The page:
My sister-in-law is a prolific cook. When I was in Malaysia two months ago, she cooked up a storm. This time it was not any different. I love this kind of cooking — it is exactly the same type of food that mum cooks.

I really don’t know what these dishes are called and so I will just describe them. This one below is chicken and mushroom. What I like best about this is the sweet soya gravy. There is only one way to eat this … to drown the rice with the gravy. This is so good that sometimes I just had the gravy with rice only.

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Mum also makes this simple dish very often. It is long beans omelette. The long beans is diced into small pieces and then fried with eggs and soya sauce. The soya sauce give this dish a thinge of saltiness.

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KL Series: Breakfast in Jalan Imbi

First morning in Kuala Lumpur. After the funeral service the night before, it was really quiet around the house. We don’t expect any visitors until around afternoon. So, brought Nanzaro to downtown Kuala Lumpur to look for this place Suanne and I used to go for breakfast in Jalan Imbi. We enjoyed this coffee shop (I can’t recall the name but I do know how to get there) where we normally had nasi lemak.

Unfortunately, the nasi lemak stall is no longer there. So, Nanzaro and I walked across the street to another coffee shop which is much more busier. I reckon that busier means better food.

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Nanzaro ordered the Chow Koay Teow (stir fried rice noodles) — the real deal Chow Koat Teow with See Harm (Cockles). We get Chow Koay Teow in Vancouver — quite nice ones too but we don’t have fresh cockles. This was nice but the cockles were too small.

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For me, I had the Pork Soup Noodle. I had always yearned for this and is one of the top on my list of must eat in Malaysia. I like this with extra soya sauce and freshly cut chilli peppers. Yummy!

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KL Series: Airline Meals on EVA Air

Nanzaro and I flew Economy on EVA Air from Seattle to Kuala Lumpur to attend my father’s funeral. It was the cheapest flight we could get at such short notice. Man, I know that airline meals are bland but we did not expect it to be this bad. I tried eating anyway but Nanzaro hardly took a bite of the meals.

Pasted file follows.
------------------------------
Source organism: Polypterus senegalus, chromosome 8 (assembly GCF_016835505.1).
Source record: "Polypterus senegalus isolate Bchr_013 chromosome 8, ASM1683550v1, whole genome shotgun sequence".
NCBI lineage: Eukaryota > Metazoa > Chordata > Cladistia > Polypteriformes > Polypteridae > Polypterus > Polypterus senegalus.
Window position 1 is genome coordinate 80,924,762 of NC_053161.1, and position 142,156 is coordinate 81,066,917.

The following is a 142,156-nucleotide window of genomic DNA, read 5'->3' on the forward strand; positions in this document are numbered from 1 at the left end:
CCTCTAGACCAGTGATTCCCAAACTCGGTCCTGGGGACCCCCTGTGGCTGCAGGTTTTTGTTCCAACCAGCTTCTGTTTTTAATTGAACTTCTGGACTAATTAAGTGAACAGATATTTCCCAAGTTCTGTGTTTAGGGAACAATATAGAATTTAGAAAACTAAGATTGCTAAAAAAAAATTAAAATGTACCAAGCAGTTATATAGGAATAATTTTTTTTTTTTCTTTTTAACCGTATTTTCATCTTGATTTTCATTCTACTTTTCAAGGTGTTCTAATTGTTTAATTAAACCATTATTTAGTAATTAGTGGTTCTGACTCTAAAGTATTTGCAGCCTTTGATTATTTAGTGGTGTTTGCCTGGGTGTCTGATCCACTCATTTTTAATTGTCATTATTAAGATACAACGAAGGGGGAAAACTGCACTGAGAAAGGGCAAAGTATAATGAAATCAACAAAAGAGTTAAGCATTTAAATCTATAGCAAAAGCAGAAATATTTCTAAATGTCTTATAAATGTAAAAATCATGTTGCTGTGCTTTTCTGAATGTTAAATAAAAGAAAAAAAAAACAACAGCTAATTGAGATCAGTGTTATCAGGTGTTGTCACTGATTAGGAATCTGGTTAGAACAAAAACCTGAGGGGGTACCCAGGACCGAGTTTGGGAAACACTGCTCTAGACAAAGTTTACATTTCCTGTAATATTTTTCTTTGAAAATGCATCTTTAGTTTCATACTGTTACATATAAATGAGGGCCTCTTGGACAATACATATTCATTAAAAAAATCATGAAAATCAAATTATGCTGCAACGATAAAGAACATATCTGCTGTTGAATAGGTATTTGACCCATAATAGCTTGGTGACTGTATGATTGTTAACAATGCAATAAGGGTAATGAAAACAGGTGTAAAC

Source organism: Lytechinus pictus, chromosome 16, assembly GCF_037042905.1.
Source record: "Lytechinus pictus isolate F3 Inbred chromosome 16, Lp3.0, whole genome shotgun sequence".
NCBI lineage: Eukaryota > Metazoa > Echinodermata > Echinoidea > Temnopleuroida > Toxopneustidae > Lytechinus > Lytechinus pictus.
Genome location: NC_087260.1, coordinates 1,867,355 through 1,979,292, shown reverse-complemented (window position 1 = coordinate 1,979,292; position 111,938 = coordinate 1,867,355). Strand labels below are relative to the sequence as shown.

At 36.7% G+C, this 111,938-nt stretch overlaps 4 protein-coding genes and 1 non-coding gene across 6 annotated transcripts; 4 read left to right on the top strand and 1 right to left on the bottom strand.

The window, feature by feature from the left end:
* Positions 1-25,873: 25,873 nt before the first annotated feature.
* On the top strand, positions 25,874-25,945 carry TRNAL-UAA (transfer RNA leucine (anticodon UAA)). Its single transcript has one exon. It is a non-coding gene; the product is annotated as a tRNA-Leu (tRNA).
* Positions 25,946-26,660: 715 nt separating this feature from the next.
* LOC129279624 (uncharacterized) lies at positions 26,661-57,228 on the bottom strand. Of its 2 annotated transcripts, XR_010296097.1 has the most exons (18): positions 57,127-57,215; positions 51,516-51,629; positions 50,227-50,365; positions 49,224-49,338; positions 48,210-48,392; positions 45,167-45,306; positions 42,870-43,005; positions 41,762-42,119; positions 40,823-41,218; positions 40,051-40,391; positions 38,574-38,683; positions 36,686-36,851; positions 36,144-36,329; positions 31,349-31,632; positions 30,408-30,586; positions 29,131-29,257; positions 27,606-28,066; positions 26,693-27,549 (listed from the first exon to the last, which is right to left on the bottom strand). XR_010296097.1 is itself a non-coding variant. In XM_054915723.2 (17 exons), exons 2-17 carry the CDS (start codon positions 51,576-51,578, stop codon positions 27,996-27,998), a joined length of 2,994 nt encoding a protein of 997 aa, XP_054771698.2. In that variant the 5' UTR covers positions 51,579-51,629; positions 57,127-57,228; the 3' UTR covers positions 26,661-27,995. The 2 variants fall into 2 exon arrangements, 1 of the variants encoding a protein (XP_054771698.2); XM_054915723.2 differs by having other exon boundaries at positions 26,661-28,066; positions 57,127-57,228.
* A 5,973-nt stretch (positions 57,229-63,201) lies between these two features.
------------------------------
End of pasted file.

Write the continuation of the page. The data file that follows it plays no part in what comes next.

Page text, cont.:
The flight took almost 20 hours with a 3 hr stopover in Taipei. During the flight, there were a total of three meals.

The first meal (served at about 2am in the morning!) was fish and rice. The rice was soggy and mushy. It was terrible. I took two bites and just gave up.

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The fruits and salad looked colourful and that’s about it. I only took the fruits and did not touch the salad at all.

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They also served Russian Ice-cream — Macadamia Nut and Vanilla. The outer side of the ice-cream was very soft and almost melted. This looks nice but melted ice-cream is just urgh!

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I was not particularly hungry anyway. So I tried to sleep but simply can’t. So, I just watched the inflight movie and did some reading.

Breakfast is even worse. They asked me if I wanted rice soup. Rice Soup? Sounds OK to me but what I saw was far from what I had pictured it to be. It is a horribly looking glob of overcooked porridge with some slices of beef. I took two bites and decided I had enough.

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Kamloops Trip: Denny’s – Breakfast

While in Kamloops, we had breakfast at Denny’s. It was the only restaurant we could find nearby which is opened that early. Anyway, Arkensen loves any breakfasts which has hash browns. When we were there, the restaurant were practically empty.

Did you know that Denny’s is largest full service family restaurant in North America? In Canada British Columbia, you can find Denny’s in almost every city and town.

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We sat down and ordered 2 coffees ($3.98 each) and 2 frothy hot chocolates ($2.80 each). There are free refills for the coffee.

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Since 1977, when the Grand Slam Breakfast is introduced, it has been a very popular breakfast at Denny’s. I ordered the ultimate Grand Slam — the Extreme Grand Slam Breakfast. This consist of bacon, hash browns, sausages and a choice of eggs. The price, $8.59.

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Kamloops Trip: Adams River Salmon Run

This year is what is known as a dominant-year of the salmon spawning run in the Adams River. During the dominant-year, there are substantial returns of Salmon to their spawning grounds which runs into millions. The dominant-year happens every four years (2002, 2006, 2010 …) occurring in October. Every year, the Salute to the Salmon Festival runs for about 3 weeks.

We stayed in Kamloops overnight. Kamloops is the largest town near Adams River. The first stop when we got there was the Visitor Centre, where we picked up the brochures and information about Adams River and Kamloops. Outside the Visitor Centre was a sculpture of the Sockeye Salmon.

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The Adams River salmon consists primarily of the Sockeye species. When we got there, we see a lot of birds feasting on the dead salmon. You see, Salmon are born in fresh water, migrates to the sea and after four years, they return to the very same stream to spawn and die.

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The Adams River Salmon Run is best viewed from the Roderick Haig-Brown Provincial Park. This park is created to preserve this world famous salmon run. There were a lot of trails running along the streams, ideal for viewing the salmon from a near distance.